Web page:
From The Oklahoman

Readers asked the Oklahoman about the potential that gross production taxes might be increased if Drew Edmondson is elected governor. The Oklahoman’s energy reporters, Adam Wilmoth and Jack Money, fielded questions during their monthly online energy chat on Tuesday. This is an edited transcript of that conversation. To see the full transcript, go to

Q: I’ve heard that the tax revenue from the special session’s gross production tax increase has not come in yet. Can you explain how that works?

Wilmoth: The gross production tax rate on the first three years of a well’s production increased to 5 percent beginning July 1. Tax Commission spokeswoman Paula Ross said the tax is collected two months after production (i.e., the tax on January production doesn’t get paid until March 25), so the state should see the impact of the increase on Sept. 25, when the tax on July’s production is due

Q: What do you think the chances are of a flat 7 percent gross production tax if (Drew) Edmondson is elected?

Wilmoth: Drew Edmondson’s proposal would increase the tax on a well from 5 to 7 percent for its first three years of production, the period when horizontal shale wells typically produce the bulk of their product (after three years, the tax increases to 7 percent under current law).

Edmondson has said he wants to use that money mostly to fund education, so his plan likely would have teacher support, along with support from some vertical well operators who have called for a similar tax scheme in the past. But organizations representing larger oil and natural gas producers would strongly oppose such a plan.

I don’t have a good read for what the Legislature’s mood might be in the spring, but the most recent tax increase came only after several years of difficult negotiations.

Q: I keep hearing we are going to have an oil supply crunch in the near future where demand outstrips supply because funds aren’t being invested in major, long-life projects while the ones currently out there continue to decline. What are your thoughts?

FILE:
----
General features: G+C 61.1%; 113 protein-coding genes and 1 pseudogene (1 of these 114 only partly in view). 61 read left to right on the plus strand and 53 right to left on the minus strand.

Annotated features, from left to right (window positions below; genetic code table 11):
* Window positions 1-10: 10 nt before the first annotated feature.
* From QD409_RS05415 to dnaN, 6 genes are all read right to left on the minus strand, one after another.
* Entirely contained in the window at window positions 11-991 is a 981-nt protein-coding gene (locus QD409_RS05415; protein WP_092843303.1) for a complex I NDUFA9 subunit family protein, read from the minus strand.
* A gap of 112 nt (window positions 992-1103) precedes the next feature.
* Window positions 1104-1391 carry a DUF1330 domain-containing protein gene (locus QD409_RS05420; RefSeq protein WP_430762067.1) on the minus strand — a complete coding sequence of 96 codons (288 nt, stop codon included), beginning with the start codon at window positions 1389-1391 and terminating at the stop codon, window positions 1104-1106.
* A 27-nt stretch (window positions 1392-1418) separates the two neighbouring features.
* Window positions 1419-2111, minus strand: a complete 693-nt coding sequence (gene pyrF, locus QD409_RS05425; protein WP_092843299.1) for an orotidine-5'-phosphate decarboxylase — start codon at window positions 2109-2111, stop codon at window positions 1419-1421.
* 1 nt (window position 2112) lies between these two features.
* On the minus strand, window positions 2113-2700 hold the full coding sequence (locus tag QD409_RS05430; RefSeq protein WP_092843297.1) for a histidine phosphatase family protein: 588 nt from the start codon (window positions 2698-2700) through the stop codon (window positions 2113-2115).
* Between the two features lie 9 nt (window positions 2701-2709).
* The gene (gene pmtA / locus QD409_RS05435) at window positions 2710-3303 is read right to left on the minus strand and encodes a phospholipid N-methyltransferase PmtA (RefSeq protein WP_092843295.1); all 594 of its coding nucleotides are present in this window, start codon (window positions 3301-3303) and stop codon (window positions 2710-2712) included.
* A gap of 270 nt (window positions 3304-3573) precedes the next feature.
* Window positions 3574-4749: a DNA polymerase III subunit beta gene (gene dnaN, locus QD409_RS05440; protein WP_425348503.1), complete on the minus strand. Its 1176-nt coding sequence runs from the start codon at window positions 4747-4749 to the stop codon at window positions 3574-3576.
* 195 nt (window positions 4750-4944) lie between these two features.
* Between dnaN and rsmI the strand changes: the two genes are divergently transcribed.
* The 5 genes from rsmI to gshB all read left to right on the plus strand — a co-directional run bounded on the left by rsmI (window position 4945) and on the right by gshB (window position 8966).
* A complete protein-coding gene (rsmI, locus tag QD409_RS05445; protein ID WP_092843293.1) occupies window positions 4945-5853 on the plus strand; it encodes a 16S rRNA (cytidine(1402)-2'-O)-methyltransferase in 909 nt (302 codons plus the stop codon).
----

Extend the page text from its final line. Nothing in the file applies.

Wilmoth: Because of oversupply and relatively low prices, companies all but stopped some long-term exploration projects that underpinned the oil industry for decades, including multibillion-dollar projects offshore of Brazil and in the deep water of the Gulf of Mexico.

Some of that is restarting, but since those projects often take up to a decade to explore, test, drill and produce, the loss of four or five years could cause dips in global production.

At the same time, some industry observers say shale oil production significantly changed the model. Companies now can produce so much oil from fields like the Permian, the STACK/SCOOP and the Bakken, they question whether the large-scale projects are needed, at least to the extent they have been in the past.

Money: The Permian, of course, has been a major producer in the Lower 48 for decades, and horizontal well technologies changed its status from being a declining field to one that’s growing again. In Oklahoma, exploration and production companies are just beginning to tap the SCOOP, the STACK and the Arkoma STACK, and I would categorize all of those as long-term development projects. I don’t worry we will see a supply crunch when it comes to oil for quite some time to come.

Q: Why isn’t there more of an emphasis on building U.S. refineries that can process sweet crude more efficiently? This would support producers by decreasing our need for foreign oil.

Money: Refiners could retrofit their current operations to process sweet crude more efficiently and were being pushed in that direction several years ago when the spread between the costs of Brent and West Texas Intermediate was quite distinct.

Once the U.S. changed its policies to allow crude exports, the spread narrowed. Producers’ primary concern is to have a market where they can sell their product. Allowing exports has helped greatly, in that regard.

Q: What do you feel is the most pressing energy related issue in the state of Oklahoma today?

Money: Boosting access to pipelines for producers in Oklahoma’s SCOOP and STACK fields, allowing them to more profitably move natural gas produced by their wells to market. Cheniere Energy has just obtained approval from the Federal Energy Regulatory Commission to build a line that will carry gas from those fields into the interstate pipeline network, and that will help.



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